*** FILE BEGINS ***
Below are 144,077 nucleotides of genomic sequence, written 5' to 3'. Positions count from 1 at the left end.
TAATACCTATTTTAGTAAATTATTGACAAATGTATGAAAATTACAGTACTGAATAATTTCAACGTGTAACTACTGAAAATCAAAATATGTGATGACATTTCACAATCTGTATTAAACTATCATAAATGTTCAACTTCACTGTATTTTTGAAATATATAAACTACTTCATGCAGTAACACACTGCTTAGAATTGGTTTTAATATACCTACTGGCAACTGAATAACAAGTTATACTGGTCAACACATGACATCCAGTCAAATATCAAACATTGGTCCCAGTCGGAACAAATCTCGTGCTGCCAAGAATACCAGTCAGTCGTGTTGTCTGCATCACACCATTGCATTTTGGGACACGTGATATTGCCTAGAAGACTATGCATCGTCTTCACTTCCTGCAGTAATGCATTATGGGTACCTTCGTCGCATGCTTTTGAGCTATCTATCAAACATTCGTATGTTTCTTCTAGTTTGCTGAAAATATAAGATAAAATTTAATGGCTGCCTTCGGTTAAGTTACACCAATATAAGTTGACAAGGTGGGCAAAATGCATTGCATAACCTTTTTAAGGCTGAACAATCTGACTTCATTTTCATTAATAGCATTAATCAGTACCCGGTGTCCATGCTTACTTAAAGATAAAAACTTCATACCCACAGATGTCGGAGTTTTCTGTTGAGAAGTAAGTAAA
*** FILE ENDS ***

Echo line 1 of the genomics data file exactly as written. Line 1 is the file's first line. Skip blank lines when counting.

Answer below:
Below are 144,077 nucleotides of genomic sequence, written 5' to 3'. Positions count from 1 at the left end.